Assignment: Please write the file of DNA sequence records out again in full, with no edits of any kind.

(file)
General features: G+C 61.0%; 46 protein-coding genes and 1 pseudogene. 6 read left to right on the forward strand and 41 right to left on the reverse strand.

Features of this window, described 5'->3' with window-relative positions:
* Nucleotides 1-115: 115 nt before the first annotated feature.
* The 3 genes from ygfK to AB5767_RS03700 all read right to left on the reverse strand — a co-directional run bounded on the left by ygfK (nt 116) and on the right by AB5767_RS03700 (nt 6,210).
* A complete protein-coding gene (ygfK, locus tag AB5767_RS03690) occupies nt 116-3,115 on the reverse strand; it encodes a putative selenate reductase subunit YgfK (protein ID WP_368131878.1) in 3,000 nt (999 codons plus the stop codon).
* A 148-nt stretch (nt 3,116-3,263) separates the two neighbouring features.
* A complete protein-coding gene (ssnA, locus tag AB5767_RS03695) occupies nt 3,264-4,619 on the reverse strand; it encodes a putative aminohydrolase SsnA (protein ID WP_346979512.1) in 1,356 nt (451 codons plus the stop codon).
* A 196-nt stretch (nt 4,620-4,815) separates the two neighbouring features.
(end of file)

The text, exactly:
General features: G+C 61.0%; 46 protein-coding genes and 1 pseudogene. 6 read left to right on the forward strand and 41 right to left on the reverse strand.

Features of this window, described 5'->3' with window-relative positions:
* Nucleotides 1-115: 115 nt before the first annotated feature.
* The 3 genes from ygfK to AB5767_RS03700 all read right to left on the reverse strand — a co-directional run bounded on the left by ygfK (nt 116) and on the right by AB5767_RS03700 (nt 6,210).
* A complete protein-coding gene (ygfK, locus tag AB5767_RS03690) occupies nt 116-3,115 on the reverse strand; it encodes a putative selenate reductase subunit YgfK (protein ID WP_368131878.1) in 3,000 nt (999 codons plus the stop codon).
* A 148-nt stretch (nt 3,116-3,263) separates the two neighbouring features.
* A complete protein-coding gene (ssnA, locus tag AB5767_RS03695) occupies nt 3,264-4,619 on the reverse strand; it encodes a putative aminohydrolase SsnA (protein ID WP_346979512.1) in 1,356 nt (451 codons plus the stop codon).
* A 196-nt stretch (nt 4,620-4,815) separates the two neighbouring features.